Example 21-1. A sample /etc/newsyslog.conf configuration file
# logfilename          [owner:group]    mode count size when [ZJB] [pidfile] [sig_num]
/var/log/cron                           600  3     100  *     Z
/var/log/amd.log                        644  7     100  *     Z
/var/log/kerberos.log                   644  7     100  *     Z
/var/log/lpd-errs                       644  7     100  *     Z
/var/log/maillog                        644  7     *    168   Z
/var/log/messages                       644  5     100  *     Z
/var/log/all.log                        600  7     *    @T00  Z
/var/log/slip.log                       600  3     100  *     Z
/var/log/ppp.log                        600  3     100  *     Z
/var/log/security                       600  10    100  *     Z
/var/log/wtmp                           644  3     1000 *     B
/var/log/daily.log                      640  7     *    @T00  Z
/var/log/weekly.log                     640  5     1    $W6D0 Z
/var/log/monthly.log                    640  12    *    $M1D0 Z
/var/log/console.log                    640  5     100  *     Z

newsyslog is widely used on Unix systems. However, the default configuration file is very conservative. Many sites may wish to modify their /etc/newsyslog.conf configuration file so that logs are kept for longer periods of time. Log rotation should be coordinated with other backup procedures so that you can access a continuous log history. Another good idea is to generate MD5 or SHA-1 cryptographic checksums of logs when they are rotated so that you can verify their integrity in the future. (This is considerably easier with rotation software that allows you to run arbitrary commands after rotation, like logrotate.)

21.1.4 Swatch: A Log File Analysis Tool

Swatch is the System Watchdog. Developed by E. Todd Atkins at Stanford's EE Computer Facility, Swatch is a simple Perl program that monitors log files and alerts you if a particular pattern is noticed. Swatch allows a great deal of flexibility.

Although Swatch is not currently included as standard software with any Unix distribution, it is available at http://www.oit.ucsb.edu/~eta/swatch/. Swatch seems well-suited to organizations operating between 1 and 20 servers. Organizations with a larger number of servers tend to create their own log file analysis tools. If you are at such an organization, you may wish to learn about Swatch to see which features would be appropriate to put into your own system. Or you might want to try to use Swatch, because it's pretty good.[8]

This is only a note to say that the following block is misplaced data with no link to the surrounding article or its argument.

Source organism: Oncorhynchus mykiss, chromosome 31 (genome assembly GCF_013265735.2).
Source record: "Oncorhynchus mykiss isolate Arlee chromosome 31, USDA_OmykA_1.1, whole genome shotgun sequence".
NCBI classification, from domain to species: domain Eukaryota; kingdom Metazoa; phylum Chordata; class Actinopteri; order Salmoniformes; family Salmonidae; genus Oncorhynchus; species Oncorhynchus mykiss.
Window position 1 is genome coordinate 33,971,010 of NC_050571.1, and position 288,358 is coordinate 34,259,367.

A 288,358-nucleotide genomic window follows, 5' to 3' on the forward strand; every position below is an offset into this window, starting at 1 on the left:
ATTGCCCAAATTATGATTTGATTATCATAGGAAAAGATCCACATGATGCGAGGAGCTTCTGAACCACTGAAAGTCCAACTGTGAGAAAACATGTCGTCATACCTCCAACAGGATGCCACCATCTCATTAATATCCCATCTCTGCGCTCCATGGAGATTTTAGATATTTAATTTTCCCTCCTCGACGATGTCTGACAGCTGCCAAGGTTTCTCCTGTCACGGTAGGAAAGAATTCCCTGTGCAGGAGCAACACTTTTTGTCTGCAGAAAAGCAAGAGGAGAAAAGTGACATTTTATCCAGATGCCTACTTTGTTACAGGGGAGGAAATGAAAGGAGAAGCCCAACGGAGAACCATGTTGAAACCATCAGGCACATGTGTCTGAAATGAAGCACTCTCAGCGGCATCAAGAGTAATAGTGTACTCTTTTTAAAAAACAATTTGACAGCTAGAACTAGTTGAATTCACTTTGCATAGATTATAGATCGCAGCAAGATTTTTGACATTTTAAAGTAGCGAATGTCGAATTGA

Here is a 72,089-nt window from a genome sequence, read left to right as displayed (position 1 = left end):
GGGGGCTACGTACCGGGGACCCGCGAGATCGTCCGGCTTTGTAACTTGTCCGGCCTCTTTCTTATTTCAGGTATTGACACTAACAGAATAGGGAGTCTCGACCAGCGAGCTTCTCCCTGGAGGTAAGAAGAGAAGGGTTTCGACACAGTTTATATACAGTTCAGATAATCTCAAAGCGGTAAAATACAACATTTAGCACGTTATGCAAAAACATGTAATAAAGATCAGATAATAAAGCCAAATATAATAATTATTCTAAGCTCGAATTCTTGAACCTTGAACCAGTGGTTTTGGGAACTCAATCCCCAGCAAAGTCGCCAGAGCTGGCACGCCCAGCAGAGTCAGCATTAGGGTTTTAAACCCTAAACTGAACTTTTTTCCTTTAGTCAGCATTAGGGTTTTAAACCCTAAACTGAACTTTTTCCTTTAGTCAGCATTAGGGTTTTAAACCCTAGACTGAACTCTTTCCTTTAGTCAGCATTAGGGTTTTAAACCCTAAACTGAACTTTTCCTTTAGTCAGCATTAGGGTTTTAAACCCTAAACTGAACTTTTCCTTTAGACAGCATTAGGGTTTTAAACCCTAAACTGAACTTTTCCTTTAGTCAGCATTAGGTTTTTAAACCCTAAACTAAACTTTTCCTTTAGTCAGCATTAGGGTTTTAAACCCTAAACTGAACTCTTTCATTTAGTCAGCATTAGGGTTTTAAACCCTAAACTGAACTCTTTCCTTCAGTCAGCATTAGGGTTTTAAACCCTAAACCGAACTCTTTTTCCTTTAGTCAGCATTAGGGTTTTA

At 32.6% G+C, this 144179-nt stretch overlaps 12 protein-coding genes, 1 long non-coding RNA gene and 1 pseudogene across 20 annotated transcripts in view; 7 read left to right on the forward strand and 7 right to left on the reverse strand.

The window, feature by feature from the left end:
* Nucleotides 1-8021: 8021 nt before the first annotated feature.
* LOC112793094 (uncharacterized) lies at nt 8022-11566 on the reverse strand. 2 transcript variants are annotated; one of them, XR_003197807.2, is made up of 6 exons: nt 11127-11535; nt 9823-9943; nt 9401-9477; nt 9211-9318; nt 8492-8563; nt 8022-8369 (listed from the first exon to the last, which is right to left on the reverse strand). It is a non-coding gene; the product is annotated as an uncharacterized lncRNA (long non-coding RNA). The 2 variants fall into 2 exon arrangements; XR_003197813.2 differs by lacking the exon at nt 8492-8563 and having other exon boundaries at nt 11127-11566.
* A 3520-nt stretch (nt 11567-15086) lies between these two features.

[8] Or logcheck, a similar program that is simpler to use but less flexible in the actions it can take. Running Swatch

Swatch has two modes of operation. It can be run in batch, scanning a log file according to a preset configuration. Alternatively, Swatch can monitor your log files in real time, looking at lines as they are added.

Swatch is run from the command line:

% swatch options input-source

The following are the options that you are most likely to use when running Swatch:

-c config_file

Specifies a configuration file to use. By default, Swatch uses the file ~/.swatchrc, which probably isn't what you want to use. (You will probably want to use different configuration files for different log files.)

-r restart_time

Allows you to tell Swatch to restart itself after a certain amount of time. Time may be in the form hh:mm[am|pm] to specify an absolute time, or in the form +hh:mm, meaning a time hh hours and mm minutes in the future.

The input source is specified with the following arguments:

-f filename

Specifies a file for Swatch to examine. Swatch will do a single pass through the file.

-p program

Specifies a program for Swatch to run and examines the results.

-t filename

Specifies a file for Swatch to examine on a continual basis. Swatch will examine each line of text as it is added.

-I input_separator